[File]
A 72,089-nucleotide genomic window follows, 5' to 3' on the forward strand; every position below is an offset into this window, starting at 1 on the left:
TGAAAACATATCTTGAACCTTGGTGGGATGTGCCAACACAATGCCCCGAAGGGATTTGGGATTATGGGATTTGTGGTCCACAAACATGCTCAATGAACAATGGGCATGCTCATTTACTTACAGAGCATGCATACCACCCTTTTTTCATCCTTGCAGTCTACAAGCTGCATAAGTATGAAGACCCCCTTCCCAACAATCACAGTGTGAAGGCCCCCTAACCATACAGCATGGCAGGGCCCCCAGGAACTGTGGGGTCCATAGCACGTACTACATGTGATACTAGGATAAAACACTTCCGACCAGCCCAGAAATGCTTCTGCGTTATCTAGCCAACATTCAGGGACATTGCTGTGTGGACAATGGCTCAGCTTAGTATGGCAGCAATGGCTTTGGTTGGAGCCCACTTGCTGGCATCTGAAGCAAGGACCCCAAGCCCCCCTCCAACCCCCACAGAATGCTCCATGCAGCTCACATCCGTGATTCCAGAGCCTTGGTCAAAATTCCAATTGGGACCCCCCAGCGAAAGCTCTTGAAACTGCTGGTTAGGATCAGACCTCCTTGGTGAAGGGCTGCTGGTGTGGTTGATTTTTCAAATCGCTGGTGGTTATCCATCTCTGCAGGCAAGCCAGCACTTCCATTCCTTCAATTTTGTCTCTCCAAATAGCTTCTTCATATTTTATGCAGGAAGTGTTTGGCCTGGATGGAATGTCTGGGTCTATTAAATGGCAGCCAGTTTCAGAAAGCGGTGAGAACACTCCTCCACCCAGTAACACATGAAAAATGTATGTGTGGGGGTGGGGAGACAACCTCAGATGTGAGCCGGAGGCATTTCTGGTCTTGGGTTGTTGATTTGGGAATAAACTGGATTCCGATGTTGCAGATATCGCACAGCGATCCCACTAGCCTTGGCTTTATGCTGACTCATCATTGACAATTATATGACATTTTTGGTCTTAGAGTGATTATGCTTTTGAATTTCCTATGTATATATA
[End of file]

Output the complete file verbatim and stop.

A 72,089-nucleotide genomic window follows, 5' to 3' on the forward strand; every position below is an offset into this window, starting at 1 on the left:
TGAAAACATATCTTGAACCTTGGTGGGATGTGCCAACACAATGCCCCGAAGGGATTTGGGATTATGGGATTTGTGGTCCACAAACATGCTCAATGAACAATGGGCATGCTCATTTACTTACAGAGCATGCATACCACCCTTTTTTCATCCTTGCAGTCTACAAGCTGCATAAGTATGAAGACCCCCTTCCCAACAATCACAGTGTGAAGGCCCCCTAACCATACAGCATGGCAGGGCCCCCAGGAACTGTGGGGTCCATAGCACGTACTACATGTGATACTAGGATAAAACACTTCCGACCAGCCCAGAAATGCTTCTGCGTTATCTAGCCAACATTCAGGGACATTGCTGTGTGGACAATGGCTCAGCTTAGTATGGCAGCAATGGCTTTGGTTGGAGCCCACTTGCTGGCATCTGAAGCAAGGACCCCAAGCCCCCCTCCAACCCCCACAGAATGCTCCATGCAGCTCACATCCGTGATTCCAGAGCCTTGGTCAAAATTCCAATTGGGACCCCCCAGCGAAAGCTCTTGAAACTGCTGGTTAGGATCAGACCTCCTTGGTGAAGGGCTGCTGGTGTGGTTGATTTTTCAAATCGCTGGTGGTTATCCATCTCTGCAGGCAAGCCAGCACTTCCATTCCTTCAATTTTGTCTCTCCAAATAGCTTCTTCATATTTTATGCAGGAAGTGTTTGGCCTGGATGGAATGTCTGGGTCTATTAAATGGCAGCCAGTTTCAGAAAGCGGTGAGAACACTCCTCCACCCAGTAACACATGAAAAATGTATGTGTGGGGGTGGGGAGACAACCTCAGATGTGAGCCGGAGGCATTTCTGGTCTTGGGTTGTTGATTTGGGAATAAACTGGATTCCGATGTTGCAGATATCGCACAGCGATCCCACTAGCCTTGGCTTTATGCTGACTCATCATTGACAATTATATGACATTTTTGGTCTTAGAGTGATTATGCTTTTGAATTTCCTATGTATATATA